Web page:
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Saturday, December 13, 2008

Obsession in "Che"

By Luke

For better or worse, Che isn't interested in either glorifying or demonizing Che Guevara (which some might classify as giving him a pass). It makes no effort to get inside Che's thoughts or motivations. For the most part, he doesn't even seem human. Even though we see his first several interactions with his future wife, there is no hint of romance or even the consideration that Che sees her as anything other than a "comrade." Che is an object of singular focus and, coincidentally, so is Che.

Benecio Del Toro at a premiere of Che: Part 1 (aka The Argentine; Che: El Argentino)
There isn't much narrative arc to Che, some critics have called it "boring" or "monotonous." There isn't much variation either, just a lot of training sequences and ambushes in the jungle (with one B&W sequence of Che in New York City mercifully showing up from time to time in Part One). There are emotions, but only a few: frightened locals, angry government regimes, and, mostly, the soldiers who are either heroic or cowards. At one point while being interviewed in New York, Che tells the interviewer that the most important quality for a revolutionary to have is "love," and the word hits you hard because you realize that's exactly what this movie has been missing.

Which isn't necessarily a bad thing. Che's personal trait that fascinates director Steven Soderbergh (below) is the same trait which guides the movie: unwavering, detail-oriented obsession, and if you wanted something else...well, too bad. Soderbergh (who serves as his own cinematographer) has shot a beautiful movie which revels in the monotonous, slowly ticking off the days even when new developments are few and far between. All of this gives Benecio del Toro plenty of time to scowl, pace, bark orders, and train, always train, in preparation for revolution. Part One focuses on the Cuban revolution, and more than two hours later, just as the first signs of victory appear, it ends. Part Two doesn't resume until eight years later when Che has arrived in Bolivia, and then that part concentrates on the (very similar) attempt to bring about revolution there. Like Che himself, the movie lives for the revolution, and isn't interested in the extraneous...or the consequences (the splendors or ills of victory). This movie is about the journey, a journey in which one has to, in Che's words, "live like you've already died." The film's MO in one sentence might be, "Rome wasn't built in a day."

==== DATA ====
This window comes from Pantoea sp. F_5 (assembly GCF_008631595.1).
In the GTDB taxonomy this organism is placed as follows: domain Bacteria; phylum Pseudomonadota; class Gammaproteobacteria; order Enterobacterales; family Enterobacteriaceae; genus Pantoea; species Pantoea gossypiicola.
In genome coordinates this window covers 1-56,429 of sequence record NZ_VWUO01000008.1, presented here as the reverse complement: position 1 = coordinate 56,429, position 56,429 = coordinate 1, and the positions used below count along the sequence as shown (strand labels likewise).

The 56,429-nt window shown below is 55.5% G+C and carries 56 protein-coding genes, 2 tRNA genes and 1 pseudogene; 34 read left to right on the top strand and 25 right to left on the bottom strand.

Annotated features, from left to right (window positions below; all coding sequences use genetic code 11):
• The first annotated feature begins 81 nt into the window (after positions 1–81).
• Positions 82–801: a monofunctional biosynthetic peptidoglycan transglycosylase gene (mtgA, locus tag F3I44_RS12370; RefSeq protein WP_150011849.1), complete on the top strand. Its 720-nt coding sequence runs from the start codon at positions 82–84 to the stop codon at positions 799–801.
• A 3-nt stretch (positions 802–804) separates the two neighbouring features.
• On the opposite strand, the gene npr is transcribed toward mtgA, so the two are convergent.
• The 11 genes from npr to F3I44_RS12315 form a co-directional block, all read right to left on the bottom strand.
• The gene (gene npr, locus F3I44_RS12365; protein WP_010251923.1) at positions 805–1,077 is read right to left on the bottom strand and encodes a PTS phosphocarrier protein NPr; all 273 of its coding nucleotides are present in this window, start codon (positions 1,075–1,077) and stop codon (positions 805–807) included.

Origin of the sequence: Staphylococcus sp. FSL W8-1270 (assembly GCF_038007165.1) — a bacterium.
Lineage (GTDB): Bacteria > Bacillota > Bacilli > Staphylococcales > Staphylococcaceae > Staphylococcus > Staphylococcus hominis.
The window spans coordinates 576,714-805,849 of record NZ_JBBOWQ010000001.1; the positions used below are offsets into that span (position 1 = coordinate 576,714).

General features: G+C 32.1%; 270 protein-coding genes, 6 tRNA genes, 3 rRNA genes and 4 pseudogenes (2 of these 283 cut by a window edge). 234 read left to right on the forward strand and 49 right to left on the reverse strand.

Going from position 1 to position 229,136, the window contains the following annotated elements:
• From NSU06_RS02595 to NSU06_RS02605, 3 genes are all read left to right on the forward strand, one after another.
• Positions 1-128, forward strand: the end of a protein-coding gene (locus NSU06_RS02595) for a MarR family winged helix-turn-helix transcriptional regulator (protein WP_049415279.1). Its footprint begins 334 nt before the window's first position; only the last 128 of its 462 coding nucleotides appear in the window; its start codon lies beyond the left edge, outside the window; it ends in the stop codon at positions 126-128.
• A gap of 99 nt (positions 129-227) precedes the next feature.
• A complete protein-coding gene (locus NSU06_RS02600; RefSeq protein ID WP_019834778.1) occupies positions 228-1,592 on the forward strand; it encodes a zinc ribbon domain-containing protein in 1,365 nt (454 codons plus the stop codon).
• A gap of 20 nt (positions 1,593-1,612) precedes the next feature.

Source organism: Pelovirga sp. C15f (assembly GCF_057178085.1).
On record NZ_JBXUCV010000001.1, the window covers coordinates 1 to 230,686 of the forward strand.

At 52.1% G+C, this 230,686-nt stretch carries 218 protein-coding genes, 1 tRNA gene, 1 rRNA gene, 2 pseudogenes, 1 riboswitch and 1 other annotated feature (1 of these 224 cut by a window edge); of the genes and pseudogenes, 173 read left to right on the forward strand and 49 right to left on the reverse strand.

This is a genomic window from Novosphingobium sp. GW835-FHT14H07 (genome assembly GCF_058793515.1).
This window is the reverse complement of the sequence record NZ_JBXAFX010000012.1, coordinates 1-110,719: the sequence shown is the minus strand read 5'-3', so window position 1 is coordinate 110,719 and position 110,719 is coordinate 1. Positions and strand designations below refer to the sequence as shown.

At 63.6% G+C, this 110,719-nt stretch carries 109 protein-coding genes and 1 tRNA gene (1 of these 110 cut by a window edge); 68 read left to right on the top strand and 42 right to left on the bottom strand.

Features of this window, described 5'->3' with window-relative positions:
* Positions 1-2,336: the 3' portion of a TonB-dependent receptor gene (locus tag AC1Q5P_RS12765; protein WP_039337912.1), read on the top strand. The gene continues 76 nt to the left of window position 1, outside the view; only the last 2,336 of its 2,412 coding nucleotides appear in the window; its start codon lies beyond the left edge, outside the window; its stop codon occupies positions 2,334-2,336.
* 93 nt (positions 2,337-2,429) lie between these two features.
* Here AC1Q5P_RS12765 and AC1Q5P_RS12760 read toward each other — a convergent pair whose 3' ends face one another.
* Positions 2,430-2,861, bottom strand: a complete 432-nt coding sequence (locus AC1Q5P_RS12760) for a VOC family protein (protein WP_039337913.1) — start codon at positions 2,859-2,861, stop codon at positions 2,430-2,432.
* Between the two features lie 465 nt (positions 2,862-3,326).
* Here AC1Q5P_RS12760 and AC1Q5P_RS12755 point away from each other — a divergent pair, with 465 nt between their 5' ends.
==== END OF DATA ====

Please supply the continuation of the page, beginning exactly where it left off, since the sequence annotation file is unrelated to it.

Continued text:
Che
is not for all tastes, and it makes little effort to convert the skeptics. If you criticize movies for "being too slow" or "not being about anything," this is not for you. But, if you are going to see this movie, see it in the theaters. See both parts at once (and see it during the roadshow, so you only have to pay one admission). This movie demands nothing less than your full attention, and the spell will be broken on DVD.
Personally, I found the experience worth it, it's a great showcase for Soderbergh and del Toro's respective talents and the roadshow environment (the two parts played together, with an intermission in between) is rare and exciting. But it's likely to elicit different reactions from every audience member, depending on who you are, you'll consider that a weakness or a strength.

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